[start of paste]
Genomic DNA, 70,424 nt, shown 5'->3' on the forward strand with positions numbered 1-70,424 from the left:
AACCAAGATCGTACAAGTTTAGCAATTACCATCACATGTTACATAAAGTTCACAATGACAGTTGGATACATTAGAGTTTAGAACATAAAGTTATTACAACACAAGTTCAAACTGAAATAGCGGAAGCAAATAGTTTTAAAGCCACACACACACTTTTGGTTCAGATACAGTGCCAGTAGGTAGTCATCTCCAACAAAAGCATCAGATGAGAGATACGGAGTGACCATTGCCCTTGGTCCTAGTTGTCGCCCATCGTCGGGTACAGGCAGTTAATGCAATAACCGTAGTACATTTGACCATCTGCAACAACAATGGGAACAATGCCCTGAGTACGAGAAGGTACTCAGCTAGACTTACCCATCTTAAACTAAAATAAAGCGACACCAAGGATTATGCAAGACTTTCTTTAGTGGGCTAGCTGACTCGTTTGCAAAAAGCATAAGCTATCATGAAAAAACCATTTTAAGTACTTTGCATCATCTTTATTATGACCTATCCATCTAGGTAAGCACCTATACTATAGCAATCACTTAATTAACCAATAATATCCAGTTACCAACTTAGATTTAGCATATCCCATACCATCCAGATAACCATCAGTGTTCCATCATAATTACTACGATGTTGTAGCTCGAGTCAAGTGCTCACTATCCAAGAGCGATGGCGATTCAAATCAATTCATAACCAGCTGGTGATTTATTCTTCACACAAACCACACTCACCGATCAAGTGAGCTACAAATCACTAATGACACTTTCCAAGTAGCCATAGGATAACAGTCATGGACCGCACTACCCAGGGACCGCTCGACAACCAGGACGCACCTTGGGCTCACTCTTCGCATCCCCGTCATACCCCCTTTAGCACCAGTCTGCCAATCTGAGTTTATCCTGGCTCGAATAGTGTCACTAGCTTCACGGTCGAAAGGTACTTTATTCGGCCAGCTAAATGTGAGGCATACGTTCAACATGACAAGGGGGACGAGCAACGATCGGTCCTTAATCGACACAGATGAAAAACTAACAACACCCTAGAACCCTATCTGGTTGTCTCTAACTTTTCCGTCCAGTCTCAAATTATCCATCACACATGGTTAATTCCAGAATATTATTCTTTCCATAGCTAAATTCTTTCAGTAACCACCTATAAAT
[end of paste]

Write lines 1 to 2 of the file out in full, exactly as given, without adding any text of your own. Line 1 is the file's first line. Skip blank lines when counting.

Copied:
Genomic DNA, 70,424 nt, shown 5'->3' on the forward strand with positions numbered 1-70,424 from the left:
AACCAAGATCGTACAAGTTTAGCAATTACCATCACATGTTACATAAAGTTCACAATGACAGTTGGATACATTAGAGTTTAGAACATAAAGTTATTACAACACAAGTTCAAACTGAAATAGCGGAAGCAAATAGTTTTAAAGCCACACACACACTTTTGGTTCAGATACAGTGCCAGTAGGTAGTCATCTCCAACAAAAGCATCAGATGAGAGATACGGAGTGACCATTGCCCTTGGTCCTAGTTGTCGCCCATCGTCGGGTACAGGCAGTTAATGCAATAACCGTAGTACATTTGACCATCTGCAACAACAATGGGAACAATGCCCTGAGTACGAGAAGGTACTCAGCTAGACTTACCCATCTTAAACTAAAATAAAGCGACACCAAGGATTATGCAAGACTTTCTTTAGTGGGCTAGCTGACTCGTTTGCAAAAAGCATAAGCTATCATGAAAAAACCATTTTAAGTACTTTGCATCATCTTTATTATGACCTATCCATCTAGGTAAGCACCTATACTATAGCAATCACTTAATTAACCAATAATATCCAGTTACCAACTTAGATTTAGCATATCCCATACCATCCAGATAACCATCAGTGTTCCATCATAATTACTACGATGTTGTAGCTCGAGTCAAGTGCTCACTATCCAAGAGCGATGGCGATTCAAATCAATTCATAACCAGCTGGTGATTTATTCTTCACACAAACCACACTCACCGATCAAGTGAGCTACAAATCACTAATGACACTTTCCAAGTAGCCATAGGATAACAGTCATGGACCGCACTACCCAGGGACCGCTCGACAACCAGGACGCACCTTGGGCTCACTCTTCGCATCCCCGTCATACCCCCTTTAGCACCAGTCTGCCAATCTGAGTTTATCCTGGCTCGAATAGTGTCACTAGCTTCACGGTCGAAAGGTACTTTATTCGGCCAGCTAAATGTGAGGCATACGTTCAACATGACAAGGGGGACGAGCAACGATCGGTCCTTAATCGACACAGATGAAAAACTAACAACACCCTAGAACCCTATCTGGTTGTCTCTAACTTTTCCGTCCAGTCTCAAATTATCCATCACACATGGTTAATTCCAGAATATTATTCTTTCCATAGCTAAATTCTTTCAGTAACCACCTATAAAT